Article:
Marc Bodnick is stepping down as a co-founding partner of private equity firm Elevation Partners, in order to join social question-and-answer site Quora, according to multiple sources familiar with the situation. He would be the second Elevation co-founder to leave, following John Riccitiello’s departure in 2007 to become CEO of Electronic Arts.
We originally heard that Bodnick will become Quora’s chief financial officer, but have since learned that to be inaccurate. Instead, a source close to Elevation says that Bodnick and Quora have not yet agreed on a formal title, or even if he will have one. Yeah, that seems kind of strange, but such amorphous arrangements sometimes happen in startup land.
We’re still awaiting word from Quora, while Bodnick and an Elevation spokesman both declined comment.
Bodnick is largely credited with two of Elevation’s most successful investments (at least on paper): Yelp and Facebook.
Elevation invested $100 million early last year in Yelp, where Bodnick sits on the board of directors. The firm also bought around $210 million in Facebook stock via a pair of purchases — both at valuations well below the $50 billion mark recently paid by Goldman Sachs. Elevation’s original Facebook deal has many fathers — Bodnick’s sister-in-law is Facebook COO Sheryl Sandberg, but fellow Elevation Partners Roger McNamee and Bono also have long histories with the company — but Bodnick is believed to be the one who most actively promoted the follow-on purchase.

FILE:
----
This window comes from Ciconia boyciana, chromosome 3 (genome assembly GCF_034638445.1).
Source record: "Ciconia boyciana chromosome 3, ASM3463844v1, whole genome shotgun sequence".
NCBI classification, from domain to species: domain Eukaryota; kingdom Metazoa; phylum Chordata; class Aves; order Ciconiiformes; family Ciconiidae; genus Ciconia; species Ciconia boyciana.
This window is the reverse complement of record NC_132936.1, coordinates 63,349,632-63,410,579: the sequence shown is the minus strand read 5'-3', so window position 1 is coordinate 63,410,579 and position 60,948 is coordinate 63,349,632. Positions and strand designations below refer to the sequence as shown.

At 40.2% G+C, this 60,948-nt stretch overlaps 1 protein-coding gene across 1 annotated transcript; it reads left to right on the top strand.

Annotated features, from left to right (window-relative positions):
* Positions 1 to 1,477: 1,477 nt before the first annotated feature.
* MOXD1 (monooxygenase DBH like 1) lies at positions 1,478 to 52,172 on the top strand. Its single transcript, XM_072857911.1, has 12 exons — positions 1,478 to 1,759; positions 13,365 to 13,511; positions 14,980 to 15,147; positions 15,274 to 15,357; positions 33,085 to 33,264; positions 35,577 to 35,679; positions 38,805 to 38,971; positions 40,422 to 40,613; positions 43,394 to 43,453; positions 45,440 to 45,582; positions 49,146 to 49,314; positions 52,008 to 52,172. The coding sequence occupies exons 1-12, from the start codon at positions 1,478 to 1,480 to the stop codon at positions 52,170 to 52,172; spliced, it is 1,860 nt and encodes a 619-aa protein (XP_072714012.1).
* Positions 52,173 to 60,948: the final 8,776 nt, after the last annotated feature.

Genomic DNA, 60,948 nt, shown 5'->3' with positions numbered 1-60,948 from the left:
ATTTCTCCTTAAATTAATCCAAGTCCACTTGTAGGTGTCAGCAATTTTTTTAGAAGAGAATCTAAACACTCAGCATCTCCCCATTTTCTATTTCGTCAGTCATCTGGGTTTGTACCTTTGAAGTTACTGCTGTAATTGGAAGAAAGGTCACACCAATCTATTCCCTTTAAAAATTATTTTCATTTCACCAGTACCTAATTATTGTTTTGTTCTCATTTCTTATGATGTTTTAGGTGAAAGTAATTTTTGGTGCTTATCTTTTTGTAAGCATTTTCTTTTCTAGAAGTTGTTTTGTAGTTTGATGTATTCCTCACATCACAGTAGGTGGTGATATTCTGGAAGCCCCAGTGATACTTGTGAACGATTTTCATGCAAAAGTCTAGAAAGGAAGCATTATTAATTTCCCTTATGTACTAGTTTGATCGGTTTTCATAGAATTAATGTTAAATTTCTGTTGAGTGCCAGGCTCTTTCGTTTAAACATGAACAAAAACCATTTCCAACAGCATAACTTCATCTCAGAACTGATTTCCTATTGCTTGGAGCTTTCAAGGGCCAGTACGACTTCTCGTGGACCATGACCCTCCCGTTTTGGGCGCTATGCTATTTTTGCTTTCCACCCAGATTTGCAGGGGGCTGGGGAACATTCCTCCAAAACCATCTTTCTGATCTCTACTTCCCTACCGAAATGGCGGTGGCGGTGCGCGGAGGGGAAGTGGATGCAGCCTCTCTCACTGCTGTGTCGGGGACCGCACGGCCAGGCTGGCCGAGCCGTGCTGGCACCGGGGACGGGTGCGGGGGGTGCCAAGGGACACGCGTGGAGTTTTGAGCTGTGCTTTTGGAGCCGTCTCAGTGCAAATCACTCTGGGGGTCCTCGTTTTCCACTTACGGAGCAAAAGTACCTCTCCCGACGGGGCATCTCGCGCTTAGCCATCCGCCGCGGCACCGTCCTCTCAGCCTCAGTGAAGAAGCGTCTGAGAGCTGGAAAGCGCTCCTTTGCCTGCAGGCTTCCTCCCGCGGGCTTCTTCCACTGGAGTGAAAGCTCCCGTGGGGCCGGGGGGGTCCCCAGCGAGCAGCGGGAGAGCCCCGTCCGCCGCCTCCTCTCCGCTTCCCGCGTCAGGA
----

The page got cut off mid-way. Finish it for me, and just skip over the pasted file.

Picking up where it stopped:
Bodnick’s decision to leave Elevation was first reported by VentureBeat, which did include a little kicker at the end about how much time Bodnick has been spending lately on Quora.
Here is Bodnick’s bio, from the Elevation website:
One obviously has to wonder what this does to the future of Elevation.
The firm no longer is able to make new investments out of its $1.9 billion debut fund, and the original team seems decimated. Not only have Bodnick and Riccitiello left, but McNamee seems to spend most of his time either touring with his band MoonAlice (90 performances last year) or as part of the operations team at linguistics startup Wordnik. Bono also has a few other things on his plate, and Elevation fundraising chief Kevin Albert left late last year after it became clear that he wouldn’t have much work in the short-term.
The best gauge of whether or not Elevation really tries raising a second fund will be the continued involvement — or lack of involvement — by managing directors Rajiv Dutta (ex-eBay) and Avie Tevanian (ex-Apple). Both joined within the past two years, and don’t have Fund I economics (or at least very little). If they stay, then it could only be because they believe a second fund is still possible. If they follow Bodnick out the door, then stick a fork in Elevation.